Some companies prefer the efficiency of a direct bill model. The company hires and pays a mover directly, in addition to any other agreed-upon moving services. This is helpful to the employer if they have a contract or agreement with a certain company and receive a discount and it keeps the costs more equal across the board. It’s also beneficial for the employee since it eliminates the stress of researching moving companies and comparing the costs of relocation services. 

Third-party relocation

Similar to direct bill, the hiring company takes care of the moving expenses from their end, but they handle it through a third-party moving coordinator. This outsourced organization handles all of the logistics with regards to the relocation program, which may include assistance in selling a current home, setting up employment for a spouse, and other customized services based on the needs of the employee. The third-party relocation is the most flexible when considering the individual’s move and is beneficial in the sense that it is handled by those completely outside of the company, taking the burden off of the employee and employer.

Negotiating a relocation package

When it comes to negotiation and a new job, the first thing that typically comes to mind is negotiating salary, but what about the relocation package? Regardless of the type of relocation package your soon-to-be employer is offering, don’t be afraid to negotiate the relocation package to address your personal moving needs. Oftentimes, companies set a “one-size-fits-all” allowance that does not take into account that people live differently and will, therefore, have varying moving necessities. In addition, certain states, for instance, are more expensive than others. For example, a furnished apartment in San Francisco is likely more expensive than apartments in, let’s say, Montana.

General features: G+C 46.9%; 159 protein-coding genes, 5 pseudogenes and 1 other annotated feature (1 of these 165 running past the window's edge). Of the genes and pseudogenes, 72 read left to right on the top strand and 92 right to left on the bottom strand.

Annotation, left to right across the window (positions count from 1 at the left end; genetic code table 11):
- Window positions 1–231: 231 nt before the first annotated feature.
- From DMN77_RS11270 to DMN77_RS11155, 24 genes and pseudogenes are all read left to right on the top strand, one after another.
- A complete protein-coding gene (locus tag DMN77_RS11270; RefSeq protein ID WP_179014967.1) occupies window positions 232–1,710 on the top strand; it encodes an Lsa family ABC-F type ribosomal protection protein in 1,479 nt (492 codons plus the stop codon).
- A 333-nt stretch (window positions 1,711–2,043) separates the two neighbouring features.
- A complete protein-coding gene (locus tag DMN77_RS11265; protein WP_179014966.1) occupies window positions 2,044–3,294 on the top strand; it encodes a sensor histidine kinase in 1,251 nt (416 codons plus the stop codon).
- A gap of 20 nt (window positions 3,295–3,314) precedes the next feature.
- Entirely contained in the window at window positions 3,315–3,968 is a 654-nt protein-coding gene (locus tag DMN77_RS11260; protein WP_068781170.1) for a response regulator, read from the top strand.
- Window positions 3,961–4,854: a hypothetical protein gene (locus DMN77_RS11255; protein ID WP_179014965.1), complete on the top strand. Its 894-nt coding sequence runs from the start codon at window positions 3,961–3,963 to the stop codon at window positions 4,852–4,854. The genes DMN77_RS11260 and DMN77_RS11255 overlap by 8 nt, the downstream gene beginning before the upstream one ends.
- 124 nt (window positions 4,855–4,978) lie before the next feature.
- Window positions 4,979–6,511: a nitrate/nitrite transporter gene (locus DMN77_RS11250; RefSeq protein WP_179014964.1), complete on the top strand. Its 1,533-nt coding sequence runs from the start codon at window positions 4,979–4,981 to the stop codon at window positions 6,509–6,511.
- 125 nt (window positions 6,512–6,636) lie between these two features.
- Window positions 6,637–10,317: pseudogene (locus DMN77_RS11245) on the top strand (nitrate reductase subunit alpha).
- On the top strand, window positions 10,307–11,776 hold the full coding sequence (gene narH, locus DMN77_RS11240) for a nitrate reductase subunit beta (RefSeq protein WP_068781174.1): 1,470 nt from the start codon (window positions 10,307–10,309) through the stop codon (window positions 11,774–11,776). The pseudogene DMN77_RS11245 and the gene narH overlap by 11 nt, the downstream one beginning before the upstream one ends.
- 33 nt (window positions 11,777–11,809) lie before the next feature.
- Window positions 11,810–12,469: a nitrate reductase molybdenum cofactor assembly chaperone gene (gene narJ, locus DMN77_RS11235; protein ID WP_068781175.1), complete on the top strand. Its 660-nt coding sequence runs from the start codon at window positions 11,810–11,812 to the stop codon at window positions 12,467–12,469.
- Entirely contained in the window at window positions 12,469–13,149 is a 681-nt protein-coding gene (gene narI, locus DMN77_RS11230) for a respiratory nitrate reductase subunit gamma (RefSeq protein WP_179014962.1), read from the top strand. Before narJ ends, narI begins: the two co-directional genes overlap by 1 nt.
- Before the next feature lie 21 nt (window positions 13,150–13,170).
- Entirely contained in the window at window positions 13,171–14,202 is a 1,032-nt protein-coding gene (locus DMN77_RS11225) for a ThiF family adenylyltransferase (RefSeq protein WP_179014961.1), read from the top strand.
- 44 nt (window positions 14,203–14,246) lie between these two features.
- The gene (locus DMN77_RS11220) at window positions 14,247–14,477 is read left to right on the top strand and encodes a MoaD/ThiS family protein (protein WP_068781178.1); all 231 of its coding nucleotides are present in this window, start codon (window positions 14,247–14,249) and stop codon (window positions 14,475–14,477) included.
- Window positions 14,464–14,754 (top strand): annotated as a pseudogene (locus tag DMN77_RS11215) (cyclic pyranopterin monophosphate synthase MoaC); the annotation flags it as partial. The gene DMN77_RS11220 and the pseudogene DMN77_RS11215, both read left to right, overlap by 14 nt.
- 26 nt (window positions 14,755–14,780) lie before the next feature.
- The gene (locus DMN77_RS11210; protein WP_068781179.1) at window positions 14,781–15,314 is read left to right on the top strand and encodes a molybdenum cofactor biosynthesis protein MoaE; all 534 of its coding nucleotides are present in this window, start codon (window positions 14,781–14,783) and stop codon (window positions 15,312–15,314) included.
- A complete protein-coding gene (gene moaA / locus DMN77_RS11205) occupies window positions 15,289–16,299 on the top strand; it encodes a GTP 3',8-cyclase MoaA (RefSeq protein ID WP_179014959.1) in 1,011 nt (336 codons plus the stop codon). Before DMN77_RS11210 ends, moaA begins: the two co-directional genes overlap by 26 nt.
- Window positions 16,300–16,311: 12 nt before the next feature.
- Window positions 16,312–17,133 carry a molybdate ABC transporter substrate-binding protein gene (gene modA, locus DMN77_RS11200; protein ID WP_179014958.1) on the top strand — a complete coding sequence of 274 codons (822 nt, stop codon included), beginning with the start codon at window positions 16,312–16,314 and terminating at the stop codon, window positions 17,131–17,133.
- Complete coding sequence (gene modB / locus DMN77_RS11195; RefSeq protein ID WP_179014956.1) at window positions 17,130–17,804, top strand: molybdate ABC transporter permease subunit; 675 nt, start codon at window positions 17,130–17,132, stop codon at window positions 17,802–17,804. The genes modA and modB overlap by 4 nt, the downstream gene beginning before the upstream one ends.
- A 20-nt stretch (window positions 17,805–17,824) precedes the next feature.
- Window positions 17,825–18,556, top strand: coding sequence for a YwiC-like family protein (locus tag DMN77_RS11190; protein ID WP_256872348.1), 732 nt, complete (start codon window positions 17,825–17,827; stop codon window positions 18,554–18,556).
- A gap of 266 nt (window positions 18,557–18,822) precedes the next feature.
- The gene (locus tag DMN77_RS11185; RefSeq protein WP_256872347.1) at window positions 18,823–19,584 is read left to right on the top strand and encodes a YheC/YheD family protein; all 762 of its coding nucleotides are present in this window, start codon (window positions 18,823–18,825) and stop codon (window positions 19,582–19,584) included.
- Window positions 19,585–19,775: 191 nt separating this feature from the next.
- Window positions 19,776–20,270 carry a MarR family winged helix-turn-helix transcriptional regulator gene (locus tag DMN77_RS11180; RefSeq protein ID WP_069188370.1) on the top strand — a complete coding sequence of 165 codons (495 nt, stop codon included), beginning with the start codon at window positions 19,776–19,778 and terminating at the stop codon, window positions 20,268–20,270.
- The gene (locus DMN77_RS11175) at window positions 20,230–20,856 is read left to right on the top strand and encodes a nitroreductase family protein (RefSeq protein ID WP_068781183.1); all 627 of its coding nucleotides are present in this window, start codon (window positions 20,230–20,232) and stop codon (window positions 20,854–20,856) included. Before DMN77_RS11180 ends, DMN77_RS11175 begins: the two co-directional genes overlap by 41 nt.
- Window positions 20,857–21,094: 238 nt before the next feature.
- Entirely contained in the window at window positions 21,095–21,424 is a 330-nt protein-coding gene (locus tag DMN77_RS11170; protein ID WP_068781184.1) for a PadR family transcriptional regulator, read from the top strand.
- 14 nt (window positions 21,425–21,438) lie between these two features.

It’s just as important to negotiate the details of relocation when moving for a new job, and in doing so, the moving process will feel far less stressful. The relocation negotiation process may seem daunting when you don’t know exactly what factors go into the big move. Here are a few key questions to help you better understand and negotiate the contents of your relocation package:

What will you need for this move?

Doing research and laying out a blueprint for the big move with everything in mind is vital – from considering how far the move will be and even down to moving assistance. Taking note of what the move will consist of and having a clear understanding of how to address your moving needs will make the negotiation process much easier. For example, if you know that the move is cross-country and will take multiple days and a decent amount of gas expenses to get to your destination, it is important to take these expenses into consideration and communicate them with your soon-to-be employer, among all of the other moving costs.

How much do you want to spend on this move?

The cost of a move will likely vary from person to person, especially when the move includes families. If you don’t have a ballpark estimate of what your moving costs will be, you won’t know what price to begin your relocation package negotiation. The last thing you want during your relocation for a new job is an additional stressor of underestimating relocation expenses and then being left with extra expenses that are not covered in the end.